Practical Technology

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How the Air Traffic Control system works and fails

On Friday, Jan. 25, the Federal Aviation Administration¬†(FAA) issued a ground stop at New York City’s LaGuardia (LGA) airport. In other words, if you’re trying to fly to or from LGA: Forget it.

The reason? Thanks to President Donald Trump’s government shutdown, unpaid air traffic controllers were calling in sick in unprecedented numbers. Without enough air traffic controllers at their desks, the FAA shut down traffic to LGA. Simultaneously, airports across the Eastern seaboard saw flight delays increase, as the Air Traffic Control (ATC) system strained under the load. The FAA reported 7.6 percent of TSA workers had an “unscheduled absence” on Thursday.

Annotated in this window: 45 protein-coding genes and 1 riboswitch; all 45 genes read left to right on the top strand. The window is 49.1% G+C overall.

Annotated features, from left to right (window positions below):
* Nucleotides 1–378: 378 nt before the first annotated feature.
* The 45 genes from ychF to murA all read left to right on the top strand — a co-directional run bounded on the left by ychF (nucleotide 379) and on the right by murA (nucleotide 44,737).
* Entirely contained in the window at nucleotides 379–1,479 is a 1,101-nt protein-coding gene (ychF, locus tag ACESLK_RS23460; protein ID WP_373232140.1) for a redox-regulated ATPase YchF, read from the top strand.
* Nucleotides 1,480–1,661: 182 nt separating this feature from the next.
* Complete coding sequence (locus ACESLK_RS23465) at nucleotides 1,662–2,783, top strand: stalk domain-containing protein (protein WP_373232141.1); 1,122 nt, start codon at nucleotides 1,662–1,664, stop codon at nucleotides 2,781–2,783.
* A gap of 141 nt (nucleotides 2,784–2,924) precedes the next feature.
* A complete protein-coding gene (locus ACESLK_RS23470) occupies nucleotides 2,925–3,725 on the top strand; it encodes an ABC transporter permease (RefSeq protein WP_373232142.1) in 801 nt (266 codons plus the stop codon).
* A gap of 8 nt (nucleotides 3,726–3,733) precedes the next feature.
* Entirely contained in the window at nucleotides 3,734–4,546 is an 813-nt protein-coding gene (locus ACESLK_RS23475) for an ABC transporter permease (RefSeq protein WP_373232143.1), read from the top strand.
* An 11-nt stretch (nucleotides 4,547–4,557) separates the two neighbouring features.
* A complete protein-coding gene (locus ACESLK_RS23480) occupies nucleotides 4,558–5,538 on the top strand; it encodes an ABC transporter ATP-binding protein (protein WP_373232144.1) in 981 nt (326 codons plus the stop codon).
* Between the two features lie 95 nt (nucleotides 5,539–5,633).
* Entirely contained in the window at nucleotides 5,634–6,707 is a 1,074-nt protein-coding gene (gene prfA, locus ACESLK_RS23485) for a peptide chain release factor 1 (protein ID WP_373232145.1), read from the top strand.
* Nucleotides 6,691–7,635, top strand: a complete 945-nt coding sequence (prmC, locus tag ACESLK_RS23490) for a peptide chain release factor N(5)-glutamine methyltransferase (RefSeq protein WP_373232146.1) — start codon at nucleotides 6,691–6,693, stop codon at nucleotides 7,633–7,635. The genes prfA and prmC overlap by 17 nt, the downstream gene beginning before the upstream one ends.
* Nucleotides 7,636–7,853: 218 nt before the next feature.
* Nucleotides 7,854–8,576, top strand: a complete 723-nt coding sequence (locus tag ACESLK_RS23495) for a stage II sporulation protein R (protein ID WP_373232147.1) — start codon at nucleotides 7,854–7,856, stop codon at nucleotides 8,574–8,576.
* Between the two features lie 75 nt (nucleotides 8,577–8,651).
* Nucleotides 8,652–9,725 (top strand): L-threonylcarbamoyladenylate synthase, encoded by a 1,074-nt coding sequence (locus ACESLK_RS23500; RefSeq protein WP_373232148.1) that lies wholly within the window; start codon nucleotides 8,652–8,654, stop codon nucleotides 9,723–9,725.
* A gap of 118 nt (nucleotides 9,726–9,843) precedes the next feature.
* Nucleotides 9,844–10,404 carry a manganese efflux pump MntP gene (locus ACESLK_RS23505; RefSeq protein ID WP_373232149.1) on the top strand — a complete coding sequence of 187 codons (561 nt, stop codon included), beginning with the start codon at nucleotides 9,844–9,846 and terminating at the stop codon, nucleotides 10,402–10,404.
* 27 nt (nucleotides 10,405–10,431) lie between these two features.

Trump has now backed down, deciding to temporarily reopen the government. For a few weeks, at least, the ATC controllers will be back on the job, and planes will be flying as usual.

But here’s why LGA closed, and why the entire commercial air system was in danger of falling apart like a row of dominos.

How the Air Traffic Control system works and fails More>

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